4. Andrew (A.K.A. Spaulding) says:

    I think the real question is, “is anybody listening?” If larger ships are not really designed to zig-zag around smaller vessels then how much attention will really be paid to recreational transmissions? What’s worse is if a boater was to falsely assume that transmitting would in fact protect them to the point that they let down their guard. The coast guard mandate only specifies who needs to transmit, not who needs to listen. Granted, any additional safety advantage on the water is a welcome one, but if no one can guarantee my transmission is being received, and I can pick up an receive-only AIS – providing “90% of the benefit” – at half the price, the choice seems pretty clear.

  5. michael says:

    Check out the CPA warning system of SEACLEAR 2. This is close to be superior to any of the high price PC nav. programmes.

  6. norse says:

    Here’s a new AIS receiver option available in the UK and France. The Icom M505 and M603 DSC VHF units have an AIS receiver built in. Output is sent to your chartplotter for display. The details are sketchy but a site in French mentions “Shipplotter, Sw&n, Maxsea etc…”. NMEA 0183 I think. The press release is here:
    The advantages they claim are: avoid running a second antenna coax up the mast of a sailboat, avoid the constraints of multiple antenna locations, and use the excellent Icom receivers.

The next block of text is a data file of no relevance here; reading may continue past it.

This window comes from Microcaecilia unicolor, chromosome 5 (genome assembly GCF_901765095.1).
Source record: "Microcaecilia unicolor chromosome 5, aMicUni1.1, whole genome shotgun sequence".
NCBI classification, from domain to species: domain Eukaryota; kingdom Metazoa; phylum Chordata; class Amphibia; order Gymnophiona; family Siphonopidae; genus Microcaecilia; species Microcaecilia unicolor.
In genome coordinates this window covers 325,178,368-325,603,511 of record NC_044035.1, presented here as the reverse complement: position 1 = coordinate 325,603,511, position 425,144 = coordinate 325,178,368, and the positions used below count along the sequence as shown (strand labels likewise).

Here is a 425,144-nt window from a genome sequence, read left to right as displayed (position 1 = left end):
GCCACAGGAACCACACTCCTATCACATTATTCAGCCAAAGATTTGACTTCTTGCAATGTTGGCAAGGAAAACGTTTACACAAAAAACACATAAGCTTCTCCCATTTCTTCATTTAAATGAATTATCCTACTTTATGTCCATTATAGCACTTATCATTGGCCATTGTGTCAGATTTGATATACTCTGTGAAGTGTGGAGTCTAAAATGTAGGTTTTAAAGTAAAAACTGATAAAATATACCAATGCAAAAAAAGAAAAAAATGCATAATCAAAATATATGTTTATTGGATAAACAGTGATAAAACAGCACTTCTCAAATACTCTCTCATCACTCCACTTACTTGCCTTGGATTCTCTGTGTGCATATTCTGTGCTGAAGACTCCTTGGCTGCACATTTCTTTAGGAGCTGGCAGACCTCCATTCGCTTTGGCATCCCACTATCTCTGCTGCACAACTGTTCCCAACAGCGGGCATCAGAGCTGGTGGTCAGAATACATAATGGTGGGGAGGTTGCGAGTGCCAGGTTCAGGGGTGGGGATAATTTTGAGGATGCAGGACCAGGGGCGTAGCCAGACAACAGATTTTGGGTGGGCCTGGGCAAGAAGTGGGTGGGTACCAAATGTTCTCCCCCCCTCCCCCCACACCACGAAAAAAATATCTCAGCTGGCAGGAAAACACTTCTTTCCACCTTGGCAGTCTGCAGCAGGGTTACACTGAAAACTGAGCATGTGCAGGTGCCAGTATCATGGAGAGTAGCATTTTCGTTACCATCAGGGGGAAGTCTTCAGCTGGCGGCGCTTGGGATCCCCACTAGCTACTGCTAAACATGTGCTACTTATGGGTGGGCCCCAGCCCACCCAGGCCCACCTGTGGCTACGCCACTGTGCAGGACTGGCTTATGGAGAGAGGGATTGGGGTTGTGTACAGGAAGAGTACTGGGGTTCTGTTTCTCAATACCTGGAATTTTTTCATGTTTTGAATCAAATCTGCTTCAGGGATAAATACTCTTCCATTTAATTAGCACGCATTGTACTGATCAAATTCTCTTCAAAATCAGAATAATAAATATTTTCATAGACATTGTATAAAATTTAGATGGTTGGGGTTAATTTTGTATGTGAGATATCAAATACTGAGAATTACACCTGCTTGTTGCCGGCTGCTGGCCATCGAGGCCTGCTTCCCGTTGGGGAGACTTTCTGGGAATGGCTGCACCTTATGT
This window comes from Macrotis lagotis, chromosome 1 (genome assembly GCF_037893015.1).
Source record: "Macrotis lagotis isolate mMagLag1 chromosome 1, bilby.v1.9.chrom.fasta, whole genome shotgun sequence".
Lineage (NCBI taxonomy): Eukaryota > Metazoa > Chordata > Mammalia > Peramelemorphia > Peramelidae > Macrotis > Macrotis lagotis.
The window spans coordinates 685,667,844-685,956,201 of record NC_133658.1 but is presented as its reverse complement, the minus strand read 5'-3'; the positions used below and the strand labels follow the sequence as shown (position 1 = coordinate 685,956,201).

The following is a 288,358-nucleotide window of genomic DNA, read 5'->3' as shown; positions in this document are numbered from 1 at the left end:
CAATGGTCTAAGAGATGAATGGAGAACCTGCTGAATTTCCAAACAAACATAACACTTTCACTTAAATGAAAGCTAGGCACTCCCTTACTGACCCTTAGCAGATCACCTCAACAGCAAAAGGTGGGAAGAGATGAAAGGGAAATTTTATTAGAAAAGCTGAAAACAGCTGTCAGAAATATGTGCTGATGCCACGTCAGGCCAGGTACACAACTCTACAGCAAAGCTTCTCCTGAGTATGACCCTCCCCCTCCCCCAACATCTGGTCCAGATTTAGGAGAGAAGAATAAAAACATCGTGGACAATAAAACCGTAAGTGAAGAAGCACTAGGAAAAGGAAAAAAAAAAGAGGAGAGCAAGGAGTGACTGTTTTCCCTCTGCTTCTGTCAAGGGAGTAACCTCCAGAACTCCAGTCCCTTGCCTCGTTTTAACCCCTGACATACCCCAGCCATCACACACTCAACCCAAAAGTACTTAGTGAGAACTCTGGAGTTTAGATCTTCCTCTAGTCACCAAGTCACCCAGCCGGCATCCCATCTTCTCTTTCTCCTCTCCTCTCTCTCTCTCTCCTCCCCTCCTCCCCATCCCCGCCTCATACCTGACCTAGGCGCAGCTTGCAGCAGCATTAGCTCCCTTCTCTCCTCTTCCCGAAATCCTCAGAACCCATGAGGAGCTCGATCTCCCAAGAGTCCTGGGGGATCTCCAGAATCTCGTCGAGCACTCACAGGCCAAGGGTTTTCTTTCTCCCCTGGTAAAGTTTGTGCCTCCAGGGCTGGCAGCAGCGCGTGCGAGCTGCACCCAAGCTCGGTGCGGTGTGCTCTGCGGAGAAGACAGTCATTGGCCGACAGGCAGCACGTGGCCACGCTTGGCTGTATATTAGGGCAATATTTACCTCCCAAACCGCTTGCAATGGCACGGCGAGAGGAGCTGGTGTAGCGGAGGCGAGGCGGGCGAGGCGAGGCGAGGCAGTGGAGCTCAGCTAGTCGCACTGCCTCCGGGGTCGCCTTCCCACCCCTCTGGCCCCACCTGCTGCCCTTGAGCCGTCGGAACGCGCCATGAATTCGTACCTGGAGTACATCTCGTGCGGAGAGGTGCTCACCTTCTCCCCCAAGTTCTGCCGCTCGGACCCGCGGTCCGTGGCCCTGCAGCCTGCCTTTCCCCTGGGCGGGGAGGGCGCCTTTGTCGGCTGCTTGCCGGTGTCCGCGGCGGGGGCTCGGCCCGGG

7. Ben Ellison Ben Ellison says:

    Thanks, Norse, but I believe the operative word here is “announced”, not “available”. I heard about this a week or so ago and am waiting on IcomUSA so I can hopefully write an entry with more detail than is available at IcomUK. Regardless, it’s great that Icom is getting into AIS, and a benefit you didn’t mention is a single connection for both DSC in/out and AIS.

  8. norse says:

    Depends on what “for sale” means I guess 🙂 but clearly unless you’re in England or France it’s not even announced. I wonder if the press release was done just to claim being the first. It turns out there is another similar unit coming out at the end of Feb 2008 in France (or so they say) — the Navicom RT-650 DSC. I doubt Navicom is the OEM. (an advert, in French) (more info, in English)
    The website doesn’t mention it.
    Back to the Icom units. I see now that both the M505 and M603 have been available for almost two years, so it’s really confusing they’ve added an AIS feature without changing the model numbers.
    Perhaps these are local mods. The website I used for the previous post has more info and photos, but I assumed they were talking about prototypes, not production models: (in French)
    This describes how it may handle AIS, and you might think this is too much of a compromise. A typical Class A AIS transponder has three VHF receivers, two AIS and one DSC. A typical Class B has two AIS receivers and one doubles as a DSC receiver. The Icom units look like they have one receiver and it scans those three channels plus any other VHF channels you are monitoring. It there is traffic on a regular VHF channel, the AIS scanning stops for that. Except there are “advanced options” for use in special cases.
    (The production units could be different).

  9. del says:

    Norse – I read the ICOM data the same as you – looks like a scanning receiver – so I’m not sure how it guarantees to pick up the 26ms AIS packets….
    I’ve seen a prototype of the Navicom radio recently and it is quite impressive. I got a quick peek inside and it has at least 3 Receivers.